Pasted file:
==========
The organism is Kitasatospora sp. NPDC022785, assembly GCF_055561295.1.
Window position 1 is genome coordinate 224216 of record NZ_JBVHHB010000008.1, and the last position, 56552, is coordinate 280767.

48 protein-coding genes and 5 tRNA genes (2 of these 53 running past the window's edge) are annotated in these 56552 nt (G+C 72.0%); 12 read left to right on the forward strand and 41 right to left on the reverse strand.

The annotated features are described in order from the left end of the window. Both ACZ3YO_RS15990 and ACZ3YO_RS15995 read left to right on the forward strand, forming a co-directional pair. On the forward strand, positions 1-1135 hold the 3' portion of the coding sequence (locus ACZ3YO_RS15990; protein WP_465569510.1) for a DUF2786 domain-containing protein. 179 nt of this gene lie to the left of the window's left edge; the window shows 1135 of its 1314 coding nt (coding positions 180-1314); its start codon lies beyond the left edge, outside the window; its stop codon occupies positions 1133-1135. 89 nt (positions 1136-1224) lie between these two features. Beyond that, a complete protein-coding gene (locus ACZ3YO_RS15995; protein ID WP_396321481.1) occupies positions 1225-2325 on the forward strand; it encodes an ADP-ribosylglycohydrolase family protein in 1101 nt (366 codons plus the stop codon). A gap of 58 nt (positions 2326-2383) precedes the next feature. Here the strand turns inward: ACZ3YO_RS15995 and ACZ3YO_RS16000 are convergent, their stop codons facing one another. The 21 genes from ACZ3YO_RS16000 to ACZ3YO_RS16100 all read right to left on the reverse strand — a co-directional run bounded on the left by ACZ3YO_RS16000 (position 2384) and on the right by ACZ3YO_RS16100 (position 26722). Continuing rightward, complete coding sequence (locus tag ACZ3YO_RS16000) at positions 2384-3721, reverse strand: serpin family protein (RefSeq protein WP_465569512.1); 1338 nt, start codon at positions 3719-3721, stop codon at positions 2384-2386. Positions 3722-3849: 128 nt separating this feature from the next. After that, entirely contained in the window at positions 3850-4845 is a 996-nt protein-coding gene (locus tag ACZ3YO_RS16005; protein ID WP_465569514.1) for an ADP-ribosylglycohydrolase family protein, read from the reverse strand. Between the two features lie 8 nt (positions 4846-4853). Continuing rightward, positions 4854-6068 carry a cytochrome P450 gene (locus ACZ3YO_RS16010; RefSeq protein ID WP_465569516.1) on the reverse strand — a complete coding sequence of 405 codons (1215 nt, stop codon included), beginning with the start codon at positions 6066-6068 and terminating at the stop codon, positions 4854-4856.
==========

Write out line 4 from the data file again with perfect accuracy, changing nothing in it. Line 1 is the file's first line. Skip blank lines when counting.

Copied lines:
The annotated features are described in order from the left end of the window. Both ACZ3YO_RS15990 and ACZ3YO_RS15995 read left to right on the forward strand, forming a co-directional pair. On the forward strand, positions 1-1135 hold the 3' portion of the coding sequence (locus ACZ3YO_RS15990; protein WP_465569510.1) for a DUF2786 domain-containing protein. 179 nt of this gene lie to the left of the window's left edge; the window shows 1135 of its 1314 coding nt (coding positions 180-1314); its start codon lies beyond the left edge, outside the window; its stop codon occupies positions 1133-1135. 89 nt (positions 1136-1224) lie between these two features. Beyond that, a complete protein-coding gene (locus ACZ3YO_RS15995; protein ID WP_396321481.1) occupies positions 1225-2325 on the forward strand; it encodes an ADP-ribosylglycohydrolase family protein in 1101 nt (366 codons plus the stop codon). A gap of 58 nt (positions 2326-2383) precedes the next feature. Here the strand turns inward: ACZ3YO_RS15995 and ACZ3YO_RS16000 are convergent, their stop codons facing one another. The 21 genes from ACZ3YO_RS16000 to ACZ3YO_RS16100 all read right to left on the reverse strand — a co-directional run bounded on the left by ACZ3YO_RS16000 (position 2384) and on the right by ACZ3YO_RS16100 (position 26722). Continuing rightward, complete coding sequence (locus tag ACZ3YO_RS16000) at positions 2384-3721, reverse strand: serpin family protein (RefSeq protein WP_465569512.1); 1338 nt, start codon at positions 3719-3721, stop codon at positions 2384-2386. Positions 3722-3849: 128 nt separating this feature from the next. After that, entirely contained in the window at positions 3850-4845 is a 996-nt protein-coding gene (locus tag ACZ3YO_RS16005; protein ID WP_465569514.1) for an ADP-ribosylglycohydrolase family protein, read from the reverse strand. Between the two features lie 8 nt (positions 4846-4853). Continuing rightward, positions 4854-6068 carry a cytochrome P450 gene (locus ACZ3YO_RS16010; RefSeq protein ID WP_465569516.1) on the reverse strand — a complete coding sequence of 405 codons (1215 nt, stop codon included), beginning with the start codon at positions 6066-6068 and terminating at the stop codon, positions 4854-4856.